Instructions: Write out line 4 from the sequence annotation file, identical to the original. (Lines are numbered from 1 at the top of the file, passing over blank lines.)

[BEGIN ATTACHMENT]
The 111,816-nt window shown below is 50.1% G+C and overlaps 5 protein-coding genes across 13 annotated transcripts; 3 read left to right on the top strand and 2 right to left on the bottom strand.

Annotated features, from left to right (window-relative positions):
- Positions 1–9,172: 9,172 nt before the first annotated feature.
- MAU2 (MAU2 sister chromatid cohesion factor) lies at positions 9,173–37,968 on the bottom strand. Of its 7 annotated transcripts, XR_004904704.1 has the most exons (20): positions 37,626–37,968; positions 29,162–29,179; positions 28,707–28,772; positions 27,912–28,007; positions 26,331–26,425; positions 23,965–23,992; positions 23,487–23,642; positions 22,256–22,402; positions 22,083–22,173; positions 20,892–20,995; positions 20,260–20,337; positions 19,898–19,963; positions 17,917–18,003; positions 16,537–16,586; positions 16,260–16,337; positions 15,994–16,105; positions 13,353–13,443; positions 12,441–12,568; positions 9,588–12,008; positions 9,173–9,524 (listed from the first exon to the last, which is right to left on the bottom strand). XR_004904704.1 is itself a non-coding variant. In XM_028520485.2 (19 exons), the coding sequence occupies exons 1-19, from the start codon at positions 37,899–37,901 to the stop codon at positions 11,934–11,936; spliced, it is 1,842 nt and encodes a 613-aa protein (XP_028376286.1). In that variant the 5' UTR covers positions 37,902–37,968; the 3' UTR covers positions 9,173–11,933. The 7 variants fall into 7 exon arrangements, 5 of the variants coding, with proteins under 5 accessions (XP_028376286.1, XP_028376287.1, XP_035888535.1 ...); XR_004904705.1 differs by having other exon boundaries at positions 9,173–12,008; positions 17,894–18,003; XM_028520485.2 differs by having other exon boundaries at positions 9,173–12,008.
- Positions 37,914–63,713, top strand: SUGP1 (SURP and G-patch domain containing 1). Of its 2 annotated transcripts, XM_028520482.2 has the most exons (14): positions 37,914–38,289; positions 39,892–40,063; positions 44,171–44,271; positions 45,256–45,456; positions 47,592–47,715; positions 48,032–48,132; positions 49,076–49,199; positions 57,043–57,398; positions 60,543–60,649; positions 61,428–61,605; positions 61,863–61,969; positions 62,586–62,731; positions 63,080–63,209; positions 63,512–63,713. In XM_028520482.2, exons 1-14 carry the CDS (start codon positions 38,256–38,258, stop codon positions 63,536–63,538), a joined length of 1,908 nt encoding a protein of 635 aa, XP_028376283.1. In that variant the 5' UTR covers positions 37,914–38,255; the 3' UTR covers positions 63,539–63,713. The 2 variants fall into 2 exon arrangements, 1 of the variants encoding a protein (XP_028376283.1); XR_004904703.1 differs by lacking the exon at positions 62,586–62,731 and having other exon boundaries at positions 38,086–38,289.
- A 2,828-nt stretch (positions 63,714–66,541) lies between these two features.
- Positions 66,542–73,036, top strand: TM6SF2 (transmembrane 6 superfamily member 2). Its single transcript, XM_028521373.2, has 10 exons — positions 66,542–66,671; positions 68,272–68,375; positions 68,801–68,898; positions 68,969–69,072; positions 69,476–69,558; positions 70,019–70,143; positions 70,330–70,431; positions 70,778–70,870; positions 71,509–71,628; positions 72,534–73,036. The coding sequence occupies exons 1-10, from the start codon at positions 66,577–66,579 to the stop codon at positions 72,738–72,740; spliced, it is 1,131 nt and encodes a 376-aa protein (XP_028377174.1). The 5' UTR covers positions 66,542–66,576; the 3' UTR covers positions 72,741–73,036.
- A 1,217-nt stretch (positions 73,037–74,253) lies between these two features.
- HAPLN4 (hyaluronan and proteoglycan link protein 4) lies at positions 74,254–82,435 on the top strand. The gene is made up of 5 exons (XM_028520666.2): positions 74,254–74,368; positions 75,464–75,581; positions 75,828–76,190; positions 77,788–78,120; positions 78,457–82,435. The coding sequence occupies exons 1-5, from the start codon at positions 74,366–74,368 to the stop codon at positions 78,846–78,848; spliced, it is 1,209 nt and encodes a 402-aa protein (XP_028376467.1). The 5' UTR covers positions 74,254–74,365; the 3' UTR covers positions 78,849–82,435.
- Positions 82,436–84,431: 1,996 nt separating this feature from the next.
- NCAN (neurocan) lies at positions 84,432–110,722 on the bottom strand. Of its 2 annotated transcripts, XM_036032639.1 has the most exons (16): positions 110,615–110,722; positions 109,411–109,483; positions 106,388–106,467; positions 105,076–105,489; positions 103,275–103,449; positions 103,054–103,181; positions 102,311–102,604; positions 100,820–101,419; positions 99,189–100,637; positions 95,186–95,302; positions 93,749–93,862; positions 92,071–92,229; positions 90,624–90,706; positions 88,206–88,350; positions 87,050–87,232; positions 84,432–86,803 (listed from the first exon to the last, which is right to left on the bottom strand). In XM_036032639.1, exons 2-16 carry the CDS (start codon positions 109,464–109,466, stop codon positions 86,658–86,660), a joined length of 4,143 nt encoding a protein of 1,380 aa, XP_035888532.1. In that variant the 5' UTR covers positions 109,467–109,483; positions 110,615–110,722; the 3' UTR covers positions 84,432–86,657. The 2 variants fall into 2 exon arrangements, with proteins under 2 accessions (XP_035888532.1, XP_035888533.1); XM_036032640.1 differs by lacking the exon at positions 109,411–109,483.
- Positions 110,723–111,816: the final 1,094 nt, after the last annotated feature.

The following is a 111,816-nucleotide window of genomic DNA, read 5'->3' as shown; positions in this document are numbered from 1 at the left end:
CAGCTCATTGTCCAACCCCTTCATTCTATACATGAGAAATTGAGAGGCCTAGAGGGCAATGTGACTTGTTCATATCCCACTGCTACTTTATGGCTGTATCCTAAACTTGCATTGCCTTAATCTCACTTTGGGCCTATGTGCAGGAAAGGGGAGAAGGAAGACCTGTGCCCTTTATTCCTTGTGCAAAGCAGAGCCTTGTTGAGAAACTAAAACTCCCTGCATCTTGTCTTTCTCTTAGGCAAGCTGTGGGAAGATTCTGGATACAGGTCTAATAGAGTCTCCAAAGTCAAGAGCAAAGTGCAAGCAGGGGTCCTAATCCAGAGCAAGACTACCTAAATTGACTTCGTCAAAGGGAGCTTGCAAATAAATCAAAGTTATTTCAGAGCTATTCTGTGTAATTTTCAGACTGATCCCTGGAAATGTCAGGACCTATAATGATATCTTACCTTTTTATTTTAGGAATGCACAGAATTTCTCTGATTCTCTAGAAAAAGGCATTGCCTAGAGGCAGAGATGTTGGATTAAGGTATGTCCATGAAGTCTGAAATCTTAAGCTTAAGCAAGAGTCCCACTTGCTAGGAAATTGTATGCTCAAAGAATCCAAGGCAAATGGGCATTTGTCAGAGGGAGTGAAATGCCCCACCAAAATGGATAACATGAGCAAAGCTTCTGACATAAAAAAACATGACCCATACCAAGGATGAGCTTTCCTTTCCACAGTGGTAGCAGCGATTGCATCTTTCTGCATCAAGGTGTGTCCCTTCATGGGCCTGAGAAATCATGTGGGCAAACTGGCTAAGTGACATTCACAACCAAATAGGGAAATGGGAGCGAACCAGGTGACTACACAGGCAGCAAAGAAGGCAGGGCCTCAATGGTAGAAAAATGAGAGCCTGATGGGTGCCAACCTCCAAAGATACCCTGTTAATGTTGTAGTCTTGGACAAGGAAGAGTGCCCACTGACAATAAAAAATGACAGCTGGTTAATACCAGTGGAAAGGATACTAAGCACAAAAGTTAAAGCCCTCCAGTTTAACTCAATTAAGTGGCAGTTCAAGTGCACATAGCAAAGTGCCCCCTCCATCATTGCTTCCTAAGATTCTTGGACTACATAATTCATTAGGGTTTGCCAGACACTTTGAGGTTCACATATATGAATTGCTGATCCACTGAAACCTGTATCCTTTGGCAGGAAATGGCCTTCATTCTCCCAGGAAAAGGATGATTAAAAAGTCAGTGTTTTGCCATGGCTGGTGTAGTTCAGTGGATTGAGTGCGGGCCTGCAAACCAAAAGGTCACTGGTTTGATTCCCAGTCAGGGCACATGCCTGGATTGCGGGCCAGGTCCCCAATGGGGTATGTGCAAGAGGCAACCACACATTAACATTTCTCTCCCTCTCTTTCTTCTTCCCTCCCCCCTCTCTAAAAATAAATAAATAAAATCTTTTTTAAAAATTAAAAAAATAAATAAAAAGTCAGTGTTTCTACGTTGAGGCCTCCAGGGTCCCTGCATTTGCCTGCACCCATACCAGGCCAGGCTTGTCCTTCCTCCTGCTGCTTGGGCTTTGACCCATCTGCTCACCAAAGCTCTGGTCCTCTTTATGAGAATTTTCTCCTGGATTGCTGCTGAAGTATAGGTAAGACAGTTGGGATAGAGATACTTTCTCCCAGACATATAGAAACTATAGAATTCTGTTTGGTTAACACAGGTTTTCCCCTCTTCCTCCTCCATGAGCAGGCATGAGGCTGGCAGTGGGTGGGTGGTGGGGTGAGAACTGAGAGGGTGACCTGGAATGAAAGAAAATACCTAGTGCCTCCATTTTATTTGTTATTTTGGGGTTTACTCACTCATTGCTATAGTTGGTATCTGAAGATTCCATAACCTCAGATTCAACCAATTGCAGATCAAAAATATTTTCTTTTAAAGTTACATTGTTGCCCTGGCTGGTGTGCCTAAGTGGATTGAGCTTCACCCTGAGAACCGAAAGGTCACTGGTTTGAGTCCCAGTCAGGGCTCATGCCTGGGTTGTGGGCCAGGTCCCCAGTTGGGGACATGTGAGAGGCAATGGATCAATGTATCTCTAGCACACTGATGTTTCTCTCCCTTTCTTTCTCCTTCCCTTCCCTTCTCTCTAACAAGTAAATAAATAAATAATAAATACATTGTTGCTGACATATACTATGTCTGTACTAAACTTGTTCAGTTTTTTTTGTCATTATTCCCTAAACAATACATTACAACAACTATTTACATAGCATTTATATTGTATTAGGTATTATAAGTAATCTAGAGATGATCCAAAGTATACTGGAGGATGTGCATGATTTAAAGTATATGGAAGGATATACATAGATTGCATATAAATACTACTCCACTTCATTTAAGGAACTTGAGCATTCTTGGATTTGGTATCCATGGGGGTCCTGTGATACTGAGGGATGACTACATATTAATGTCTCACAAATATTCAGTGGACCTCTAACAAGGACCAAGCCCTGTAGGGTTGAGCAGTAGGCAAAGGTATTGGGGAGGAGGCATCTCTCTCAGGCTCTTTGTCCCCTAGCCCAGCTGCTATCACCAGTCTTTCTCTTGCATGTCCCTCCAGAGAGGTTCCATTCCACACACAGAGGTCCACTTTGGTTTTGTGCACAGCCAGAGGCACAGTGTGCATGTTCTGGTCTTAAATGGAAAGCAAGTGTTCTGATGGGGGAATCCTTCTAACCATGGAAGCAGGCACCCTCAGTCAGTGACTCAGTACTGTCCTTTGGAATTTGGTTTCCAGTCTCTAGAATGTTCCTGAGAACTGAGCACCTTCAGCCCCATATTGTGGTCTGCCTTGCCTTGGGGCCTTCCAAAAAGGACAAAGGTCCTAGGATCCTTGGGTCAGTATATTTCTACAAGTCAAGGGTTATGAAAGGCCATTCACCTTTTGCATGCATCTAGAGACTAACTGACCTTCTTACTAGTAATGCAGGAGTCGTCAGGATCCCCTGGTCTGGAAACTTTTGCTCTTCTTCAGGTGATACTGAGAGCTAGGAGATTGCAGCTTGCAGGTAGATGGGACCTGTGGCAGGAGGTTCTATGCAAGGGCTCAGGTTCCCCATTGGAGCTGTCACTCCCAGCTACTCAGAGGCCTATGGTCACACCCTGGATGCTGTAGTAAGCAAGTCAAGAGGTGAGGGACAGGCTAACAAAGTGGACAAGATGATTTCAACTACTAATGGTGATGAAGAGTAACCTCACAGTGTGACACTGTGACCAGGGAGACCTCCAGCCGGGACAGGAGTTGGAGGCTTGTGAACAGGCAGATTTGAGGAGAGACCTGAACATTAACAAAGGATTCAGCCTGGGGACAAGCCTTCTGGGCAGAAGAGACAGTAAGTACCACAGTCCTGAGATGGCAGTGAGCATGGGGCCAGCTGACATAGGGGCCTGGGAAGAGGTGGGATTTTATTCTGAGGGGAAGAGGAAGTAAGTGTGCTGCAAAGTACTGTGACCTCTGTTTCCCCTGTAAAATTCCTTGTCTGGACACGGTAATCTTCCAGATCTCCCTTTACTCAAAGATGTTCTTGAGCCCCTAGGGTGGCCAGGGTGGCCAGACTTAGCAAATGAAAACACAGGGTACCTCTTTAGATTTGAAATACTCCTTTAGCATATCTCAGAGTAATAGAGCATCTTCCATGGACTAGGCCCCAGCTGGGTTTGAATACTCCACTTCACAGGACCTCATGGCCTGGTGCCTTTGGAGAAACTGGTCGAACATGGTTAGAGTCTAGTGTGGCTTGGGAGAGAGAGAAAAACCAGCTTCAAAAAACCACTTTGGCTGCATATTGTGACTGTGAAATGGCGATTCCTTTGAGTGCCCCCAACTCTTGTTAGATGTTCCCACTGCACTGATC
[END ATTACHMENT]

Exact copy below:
- MAU2 (MAU2 sister chromatid cohesion factor) lies at positions 9,173–37,968 on the bottom strand. Of its 7 annotated transcripts, XR_004904704.1 has the most exons (20): positions 37,626–37,968; positions 29,162–29,179; positions 28,707–28,772; positions 27,912–28,007; positions 26,331–26,425; positions 23,965–23,992; positions 23,487–23,642; positions 22,256–22,402; positions 22,083–22,173; positions 20,892–20,995; positions 20,260–20,337; positions 19,898–19,963; positions 17,917–18,003; positions 16,537–16,586; positions 16,260–16,337; positions 15,994–16,105; positions 13,353–13,443; positions 12,441–12,568; positions 9,588–12,008; positions 9,173–9,524 (listed from the first exon to the last, which is right to left on the bottom strand). XR_004904704.1 is itself a non-coding variant. In XM_028520485.2 (19 exons), the coding sequence occupies exons 1-19, from the start codon at positions 37,899–37,901 to the stop codon at positions 11,934–11,936; spliced, it is 1,842 nt and encodes a 613-aa protein (XP_028376286.1). In that variant the 5' UTR covers positions 37,902–37,968; the 3' UTR covers positions 9,173–11,933. The 7 variants fall into 7 exon arrangements, 5 of the variants coding, with proteins under 5 accessions (XP_028376286.1, XP_028376287.1, XP_035888535.1 ...); XR_004904705.1 differs by having other exon boundaries at positions 9,173–12,008; positions 17,894–18,003; XM_028520485.2 differs by having other exon boundaries at positions 9,173–12,008.